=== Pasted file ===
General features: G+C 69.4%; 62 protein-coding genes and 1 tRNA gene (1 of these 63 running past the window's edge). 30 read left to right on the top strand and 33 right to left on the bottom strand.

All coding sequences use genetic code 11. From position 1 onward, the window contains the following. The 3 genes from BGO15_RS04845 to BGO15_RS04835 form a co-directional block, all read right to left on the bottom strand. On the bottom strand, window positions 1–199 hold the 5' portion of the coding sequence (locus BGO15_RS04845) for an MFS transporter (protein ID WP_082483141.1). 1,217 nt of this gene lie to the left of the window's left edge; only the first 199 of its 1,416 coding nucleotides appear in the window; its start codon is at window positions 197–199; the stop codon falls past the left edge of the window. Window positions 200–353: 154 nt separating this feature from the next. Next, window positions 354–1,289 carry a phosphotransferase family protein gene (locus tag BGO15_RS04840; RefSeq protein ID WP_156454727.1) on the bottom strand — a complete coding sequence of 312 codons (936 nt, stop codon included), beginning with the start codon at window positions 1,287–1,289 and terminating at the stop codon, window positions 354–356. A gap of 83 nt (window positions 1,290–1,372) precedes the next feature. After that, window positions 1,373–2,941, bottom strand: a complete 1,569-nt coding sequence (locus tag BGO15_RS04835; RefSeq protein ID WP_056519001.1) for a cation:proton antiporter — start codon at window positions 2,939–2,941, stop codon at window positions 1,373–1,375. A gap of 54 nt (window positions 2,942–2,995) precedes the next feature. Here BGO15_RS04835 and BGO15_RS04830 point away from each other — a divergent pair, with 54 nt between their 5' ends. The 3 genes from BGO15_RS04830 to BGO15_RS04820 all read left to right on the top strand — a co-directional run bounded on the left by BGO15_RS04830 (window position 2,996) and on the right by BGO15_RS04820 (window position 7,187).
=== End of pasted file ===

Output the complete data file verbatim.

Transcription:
General features: G+C 69.4%; 62 protein-coding genes and 1 tRNA gene (1 of these 63 running past the window's edge). 30 read left to right on the top strand and 33 right to left on the bottom strand.

All coding sequences use genetic code 11. From position 1 onward, the window contains the following. The 3 genes from BGO15_RS04845 to BGO15_RS04835 form a co-directional block, all read right to left on the bottom strand. On the bottom strand, window positions 1–199 hold the 5' portion of the coding sequence (locus BGO15_RS04845) for an MFS transporter (protein ID WP_082483141.1). 1,217 nt of this gene lie to the left of the window's left edge; only the first 199 of its 1,416 coding nucleotides appear in the window; its start codon is at window positions 197–199; the stop codon falls past the left edge of the window. Window positions 200–353: 154 nt separating this feature from the next. Next, window positions 354–1,289 carry a phosphotransferase family protein gene (locus tag BGO15_RS04840; RefSeq protein ID WP_156454727.1) on the bottom strand — a complete coding sequence of 312 codons (936 nt, stop codon included), beginning with the start codon at window positions 1,287–1,289 and terminating at the stop codon, window positions 354–356. A gap of 83 nt (window positions 1,290–1,372) precedes the next feature. After that, window positions 1,373–2,941, bottom strand: a complete 1,569-nt coding sequence (locus tag BGO15_RS04835; RefSeq protein ID WP_056519001.1) for a cation:proton antiporter — start codon at window positions 2,939–2,941, stop codon at window positions 1,373–1,375. A gap of 54 nt (window positions 2,942–2,995) precedes the next feature. Here BGO15_RS04835 and BGO15_RS04830 point away from each other — a divergent pair, with 54 nt between their 5' ends. The 3 genes from BGO15_RS04830 to BGO15_RS04820 all read left to right on the top strand — a co-directional run bounded on the left by BGO15_RS04830 (window position 2,996) and on the right by BGO15_RS04820 (window position 7,187).